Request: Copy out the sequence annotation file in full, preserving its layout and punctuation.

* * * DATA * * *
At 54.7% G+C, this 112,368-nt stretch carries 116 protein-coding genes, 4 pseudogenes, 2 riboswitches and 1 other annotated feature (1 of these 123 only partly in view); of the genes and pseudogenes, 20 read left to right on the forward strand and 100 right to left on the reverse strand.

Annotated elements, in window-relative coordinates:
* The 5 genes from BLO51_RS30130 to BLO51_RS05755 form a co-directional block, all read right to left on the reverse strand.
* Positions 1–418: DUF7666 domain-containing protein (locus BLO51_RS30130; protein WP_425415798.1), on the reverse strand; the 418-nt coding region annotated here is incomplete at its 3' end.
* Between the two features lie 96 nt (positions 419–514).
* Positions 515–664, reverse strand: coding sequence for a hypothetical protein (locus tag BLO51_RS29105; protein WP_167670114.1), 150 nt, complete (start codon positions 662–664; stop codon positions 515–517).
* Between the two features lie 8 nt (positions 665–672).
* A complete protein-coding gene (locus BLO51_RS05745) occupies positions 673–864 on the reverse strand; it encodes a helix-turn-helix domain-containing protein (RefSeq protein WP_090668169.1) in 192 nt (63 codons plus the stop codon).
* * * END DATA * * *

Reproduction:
At 54.7% G+C, this 112,368-nt stretch carries 116 protein-coding genes, 4 pseudogenes, 2 riboswitches and 1 other annotated feature (1 of these 123 only partly in view); of the genes and pseudogenes, 20 read left to right on the forward strand and 100 right to left on the reverse strand.

Annotated elements, in window-relative coordinates:
* The 5 genes from BLO51_RS30130 to BLO51_RS05755 form a co-directional block, all read right to left on the reverse strand.
* Positions 1–418: DUF7666 domain-containing protein (locus BLO51_RS30130; protein WP_425415798.1), on the reverse strand; the 418-nt coding region annotated here is incomplete at its 3' end.
* Between the two features lie 96 nt (positions 419–514).
* Positions 515–664, reverse strand: coding sequence for a hypothetical protein (locus tag BLO51_RS29105; protein WP_167670114.1), 150 nt, complete (start codon positions 662–664; stop codon positions 515–517).
* Between the two features lie 8 nt (positions 665–672).
* A complete protein-coding gene (locus BLO51_RS05745) occupies positions 673–864 on the reverse strand; it encodes a helix-turn-helix domain-containing protein (RefSeq protein WP_090668169.1) in 192 nt (63 codons plus the stop codon).